Step 3: In the window, type ipconfig and press Enter.

The tool will list a data set that comprises your device’s private IP or IPv4 address.

The following are the steps to find the local IP address on a Mac:

Step 1: Hover over the Apple icon at the top left of your screen to reveal a list of options.

Step 2: Click on System Preferences from the drop-down options list.

Step 3: Under the View option, click on Network.

Your Mac’s local IP address will be displayed on the Network window.

Can Two Devices Have the Same IP Address?

Yes, two devices can have the same IP address, if they are in different LAN networks.

If the devices are in the same LAN network, they should not have the same IP address.

Public IP addresses are limited and expensive. There is a maximum of 4.29 billion IPv4 addresses available. The majority of those are already in use.

And significant chunks of IPv4 addresses are set aside for special requirements and are not open to the public.

Even then, two separate computers seldom share a single public IP address, except if they are behind a NAT (network address translation) or similar tools—more on NAT later.

Regarding private IP addresses, the possibilities are higher, or two computers can have the same internal address if they aren’t on the same LAN. If they are, their private addresses are unlikely to be identical.

IP Address Conflict

IP address on the computer screen

When multiple devices on a particular local network share an IP address, it could lead to an “IP address conflict.” Such a conflict is sporadic with public IP addresses.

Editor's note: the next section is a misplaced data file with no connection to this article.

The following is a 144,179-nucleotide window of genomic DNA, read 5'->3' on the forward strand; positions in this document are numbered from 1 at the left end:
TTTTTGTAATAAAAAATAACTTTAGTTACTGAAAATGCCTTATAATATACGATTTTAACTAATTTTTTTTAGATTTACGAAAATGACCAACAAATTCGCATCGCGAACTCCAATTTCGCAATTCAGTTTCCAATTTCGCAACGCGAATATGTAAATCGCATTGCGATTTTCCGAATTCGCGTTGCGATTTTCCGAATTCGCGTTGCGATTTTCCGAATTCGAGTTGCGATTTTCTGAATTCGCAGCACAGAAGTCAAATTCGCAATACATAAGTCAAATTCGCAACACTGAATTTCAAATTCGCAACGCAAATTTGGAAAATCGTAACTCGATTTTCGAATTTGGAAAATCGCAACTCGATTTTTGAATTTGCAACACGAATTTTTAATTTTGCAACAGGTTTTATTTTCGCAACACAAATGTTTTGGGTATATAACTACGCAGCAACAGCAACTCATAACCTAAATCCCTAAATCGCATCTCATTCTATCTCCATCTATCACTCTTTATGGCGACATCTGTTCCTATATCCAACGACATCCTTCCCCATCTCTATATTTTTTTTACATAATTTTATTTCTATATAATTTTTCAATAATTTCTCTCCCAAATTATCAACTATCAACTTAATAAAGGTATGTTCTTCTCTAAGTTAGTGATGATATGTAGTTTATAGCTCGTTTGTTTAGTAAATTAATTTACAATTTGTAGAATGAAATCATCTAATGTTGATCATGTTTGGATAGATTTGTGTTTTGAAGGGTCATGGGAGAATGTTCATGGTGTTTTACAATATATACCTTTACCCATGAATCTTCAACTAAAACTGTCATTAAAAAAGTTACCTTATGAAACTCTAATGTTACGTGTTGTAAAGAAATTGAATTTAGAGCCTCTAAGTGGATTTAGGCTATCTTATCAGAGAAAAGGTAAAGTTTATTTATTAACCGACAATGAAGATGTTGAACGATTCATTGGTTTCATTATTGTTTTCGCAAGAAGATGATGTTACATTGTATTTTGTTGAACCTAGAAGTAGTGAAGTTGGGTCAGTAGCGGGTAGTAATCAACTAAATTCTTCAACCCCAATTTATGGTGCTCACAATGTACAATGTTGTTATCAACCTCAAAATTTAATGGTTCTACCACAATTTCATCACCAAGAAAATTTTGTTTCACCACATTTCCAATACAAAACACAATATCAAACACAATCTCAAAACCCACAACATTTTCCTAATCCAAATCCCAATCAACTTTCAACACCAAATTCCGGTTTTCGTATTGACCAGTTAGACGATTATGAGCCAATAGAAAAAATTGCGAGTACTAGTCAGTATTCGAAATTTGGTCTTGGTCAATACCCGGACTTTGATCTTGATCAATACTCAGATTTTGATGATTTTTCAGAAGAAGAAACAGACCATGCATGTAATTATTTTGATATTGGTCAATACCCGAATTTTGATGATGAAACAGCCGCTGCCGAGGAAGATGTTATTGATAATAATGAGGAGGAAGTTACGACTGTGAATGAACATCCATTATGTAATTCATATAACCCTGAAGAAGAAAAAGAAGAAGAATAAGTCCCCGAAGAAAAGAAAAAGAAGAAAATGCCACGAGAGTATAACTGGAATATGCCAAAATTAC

As mentioned earlier, routers employ DHCP to assign IP addresses to computers on a lease. The router knows the IP addresses given out and will not assign the same address to another device.

But if the IP address is static and not dynamic or the address was manually entered and not DHCP-allocated, it’s pretty possible the user types in an IP address already in use. In such a scenario, an IP conflict is conceivable.

An IP collision could also occur if DHCP malfunctions. Also, an IP address conflict happens when the router provides that already-in-use address. Again, watch the video about DHCP above to learn more.

An IP conflict scenario can also occur if two or more DHCP servers are on a network.

Suppose you use a discrete router and a modem-cum-router provided by your ISP. If the two devices try to assume the router’s job, they could dish out identical IP addresses.

If you put your computer on standby for a few weeks, your router could revoke its IP address and assign it to another device on the network—for instance, your smartphone or a laptop computer.

Suppose you introduce the hibernating computer back into the network and connect it to the router. In that case, the device may continue using the previously assigned IP address, resulting in an IP conflict.

Network Address Translation and Identical IP Address

A network address translation (NAT) is a device between the internet and a LAN. It can make two or more devices on the same internal network use the same public IP address.